Do you possess an eye for color and detail? How about a strong sense of the esthetic or an appreciation for beauty? If yes, then we got a career for you.
Fashion designers create the dresses, suits, shoes, and accessories purchased every year for people not just looking to rock a red carpet but for the general public. Their designs are mass produced in many sizes, colors and variations.
There are also a small number of high-fashion or haute couture designers usually self-employed who create custom designs at very high prices. Think Calvin Klein or Carolina Herrera.
A designer can specialize into a specific field such as clothing, accessories or footwear. Some segue into costume design for performing arts, motion picture and TV.
They study fashion trends, sketch designs of clothing and accessories, select colors and fabrics, and oversee final production. The first step in creating a design is researching current fashion and making predictions of future trends. This is crucial and separates the best and brightest from the good and typical.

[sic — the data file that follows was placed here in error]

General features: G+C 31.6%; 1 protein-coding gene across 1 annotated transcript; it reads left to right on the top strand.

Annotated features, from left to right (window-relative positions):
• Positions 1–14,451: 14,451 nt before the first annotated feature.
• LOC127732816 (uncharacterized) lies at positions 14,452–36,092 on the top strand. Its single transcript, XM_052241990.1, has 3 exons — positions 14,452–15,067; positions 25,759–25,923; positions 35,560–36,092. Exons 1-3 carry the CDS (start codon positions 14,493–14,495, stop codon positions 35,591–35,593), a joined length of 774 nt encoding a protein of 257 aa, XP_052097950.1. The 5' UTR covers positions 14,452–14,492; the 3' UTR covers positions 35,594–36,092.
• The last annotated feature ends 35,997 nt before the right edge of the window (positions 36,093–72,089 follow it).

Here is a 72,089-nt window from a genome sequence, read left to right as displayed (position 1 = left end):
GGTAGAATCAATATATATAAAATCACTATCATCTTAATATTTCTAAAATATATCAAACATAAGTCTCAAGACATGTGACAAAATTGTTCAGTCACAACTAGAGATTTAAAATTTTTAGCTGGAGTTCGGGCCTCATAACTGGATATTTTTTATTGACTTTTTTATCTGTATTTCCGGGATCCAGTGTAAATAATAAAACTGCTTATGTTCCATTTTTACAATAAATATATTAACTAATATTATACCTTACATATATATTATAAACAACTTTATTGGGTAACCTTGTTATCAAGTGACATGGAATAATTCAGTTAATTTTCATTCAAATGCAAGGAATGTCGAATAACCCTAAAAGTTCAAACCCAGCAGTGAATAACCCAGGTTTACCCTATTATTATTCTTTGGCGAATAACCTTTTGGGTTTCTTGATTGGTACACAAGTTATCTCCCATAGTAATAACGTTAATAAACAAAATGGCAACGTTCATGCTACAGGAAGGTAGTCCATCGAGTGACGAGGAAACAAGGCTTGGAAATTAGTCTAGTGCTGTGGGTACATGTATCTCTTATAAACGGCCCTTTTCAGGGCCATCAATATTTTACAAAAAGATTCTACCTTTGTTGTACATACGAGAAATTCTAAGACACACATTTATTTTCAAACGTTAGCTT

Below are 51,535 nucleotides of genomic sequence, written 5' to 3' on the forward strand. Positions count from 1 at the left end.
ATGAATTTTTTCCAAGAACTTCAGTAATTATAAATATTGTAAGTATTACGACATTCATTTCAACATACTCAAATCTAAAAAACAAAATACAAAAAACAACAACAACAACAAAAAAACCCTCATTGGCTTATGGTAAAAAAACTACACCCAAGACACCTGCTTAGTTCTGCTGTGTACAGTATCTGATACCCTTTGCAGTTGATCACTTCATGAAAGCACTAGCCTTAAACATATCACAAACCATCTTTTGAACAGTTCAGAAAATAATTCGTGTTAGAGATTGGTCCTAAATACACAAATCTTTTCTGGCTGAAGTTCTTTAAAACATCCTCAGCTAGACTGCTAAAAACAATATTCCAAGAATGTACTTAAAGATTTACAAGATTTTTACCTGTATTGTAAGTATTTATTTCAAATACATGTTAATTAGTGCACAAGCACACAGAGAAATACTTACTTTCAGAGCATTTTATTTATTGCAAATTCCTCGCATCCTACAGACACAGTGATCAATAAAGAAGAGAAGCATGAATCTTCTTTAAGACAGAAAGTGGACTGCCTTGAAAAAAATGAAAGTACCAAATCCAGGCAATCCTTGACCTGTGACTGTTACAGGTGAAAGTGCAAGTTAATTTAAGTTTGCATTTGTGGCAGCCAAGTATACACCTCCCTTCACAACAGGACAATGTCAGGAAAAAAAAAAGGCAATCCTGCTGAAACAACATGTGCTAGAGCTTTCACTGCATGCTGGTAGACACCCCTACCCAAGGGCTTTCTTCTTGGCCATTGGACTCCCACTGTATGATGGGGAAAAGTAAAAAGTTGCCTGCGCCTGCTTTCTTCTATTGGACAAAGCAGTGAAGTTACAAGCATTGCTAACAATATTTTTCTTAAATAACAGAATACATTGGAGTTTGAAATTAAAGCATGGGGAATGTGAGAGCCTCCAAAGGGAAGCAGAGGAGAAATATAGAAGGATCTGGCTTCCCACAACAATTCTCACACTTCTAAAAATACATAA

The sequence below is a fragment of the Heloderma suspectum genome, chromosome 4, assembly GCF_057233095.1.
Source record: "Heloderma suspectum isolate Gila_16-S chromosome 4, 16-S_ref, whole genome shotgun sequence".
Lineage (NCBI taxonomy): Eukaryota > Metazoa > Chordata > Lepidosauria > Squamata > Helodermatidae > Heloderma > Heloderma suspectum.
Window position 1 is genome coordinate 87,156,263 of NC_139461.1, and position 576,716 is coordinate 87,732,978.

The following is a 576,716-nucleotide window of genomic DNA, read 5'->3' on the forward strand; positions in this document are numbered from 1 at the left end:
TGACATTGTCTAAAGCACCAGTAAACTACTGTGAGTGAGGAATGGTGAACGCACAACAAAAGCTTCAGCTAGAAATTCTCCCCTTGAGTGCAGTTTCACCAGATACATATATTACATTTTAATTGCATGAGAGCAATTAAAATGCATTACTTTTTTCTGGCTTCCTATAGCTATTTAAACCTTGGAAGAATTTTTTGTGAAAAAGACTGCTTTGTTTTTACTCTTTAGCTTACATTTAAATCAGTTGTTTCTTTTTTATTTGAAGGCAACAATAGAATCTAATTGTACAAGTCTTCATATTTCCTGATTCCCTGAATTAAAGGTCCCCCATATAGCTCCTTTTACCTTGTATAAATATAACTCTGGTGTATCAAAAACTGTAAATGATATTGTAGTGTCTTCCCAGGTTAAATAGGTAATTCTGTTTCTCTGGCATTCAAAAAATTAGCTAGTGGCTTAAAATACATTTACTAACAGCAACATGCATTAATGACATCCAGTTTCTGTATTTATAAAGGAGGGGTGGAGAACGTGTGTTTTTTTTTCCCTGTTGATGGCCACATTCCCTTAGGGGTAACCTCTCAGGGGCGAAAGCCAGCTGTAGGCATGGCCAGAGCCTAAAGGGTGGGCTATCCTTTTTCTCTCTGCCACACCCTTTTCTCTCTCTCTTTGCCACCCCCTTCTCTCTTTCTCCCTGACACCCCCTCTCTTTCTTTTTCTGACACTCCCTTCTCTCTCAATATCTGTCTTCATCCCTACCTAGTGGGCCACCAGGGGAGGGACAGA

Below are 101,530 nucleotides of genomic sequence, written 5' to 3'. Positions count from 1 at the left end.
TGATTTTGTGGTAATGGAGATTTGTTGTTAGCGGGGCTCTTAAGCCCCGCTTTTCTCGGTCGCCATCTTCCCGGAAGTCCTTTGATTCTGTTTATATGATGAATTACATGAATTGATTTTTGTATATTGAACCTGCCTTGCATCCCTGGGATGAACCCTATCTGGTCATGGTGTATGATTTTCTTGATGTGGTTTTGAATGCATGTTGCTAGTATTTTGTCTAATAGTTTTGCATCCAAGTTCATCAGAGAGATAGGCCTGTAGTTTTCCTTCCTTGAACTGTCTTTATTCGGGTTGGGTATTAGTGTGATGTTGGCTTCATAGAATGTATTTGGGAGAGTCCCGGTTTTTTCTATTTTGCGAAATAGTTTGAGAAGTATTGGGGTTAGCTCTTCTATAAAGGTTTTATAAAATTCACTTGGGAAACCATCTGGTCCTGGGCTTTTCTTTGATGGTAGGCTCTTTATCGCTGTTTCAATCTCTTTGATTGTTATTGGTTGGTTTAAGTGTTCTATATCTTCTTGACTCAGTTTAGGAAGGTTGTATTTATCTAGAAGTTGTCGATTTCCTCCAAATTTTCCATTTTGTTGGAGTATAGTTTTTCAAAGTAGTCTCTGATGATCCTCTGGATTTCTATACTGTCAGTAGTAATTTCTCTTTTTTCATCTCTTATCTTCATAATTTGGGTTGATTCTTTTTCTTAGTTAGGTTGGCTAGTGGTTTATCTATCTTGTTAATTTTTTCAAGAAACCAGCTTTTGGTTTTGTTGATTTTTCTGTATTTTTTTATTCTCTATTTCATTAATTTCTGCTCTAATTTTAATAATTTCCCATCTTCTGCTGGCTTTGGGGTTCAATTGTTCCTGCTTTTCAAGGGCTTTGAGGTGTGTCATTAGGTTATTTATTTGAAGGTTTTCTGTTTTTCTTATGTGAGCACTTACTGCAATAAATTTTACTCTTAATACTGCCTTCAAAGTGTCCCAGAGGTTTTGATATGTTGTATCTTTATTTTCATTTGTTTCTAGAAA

Formal education is important. Most start with an associate or a bachelor's degree in fashion design. Some will combine their design degree with business, marketing or merchandising. Coursework tends to include color, textiles, sewing and tailoring, pattern making, fashion history and computer-aided design.
Aspiring designers master these skills through internships with design or manufacturing firms. They also gain valuable experience working in retail stores, as personal stylists, or as custom tailors. Employers favor designers with a 2-year or 4-year degree who are knowledgeable about textiles, fabrics, ornamentation, and fashion trends.
Competition is keen many are attracted to the creativity, beauty and glamour associated with the job. Cutting some cloth can cut you a nice piece of cash too. Median annual wages for salaried fashion designers were $61,160 in 2008, according to the U.S. Census Bureau.
Still interested? You may want to head for the two Coasts. The Census reports that the highest numbers of designers are employed in New York and California.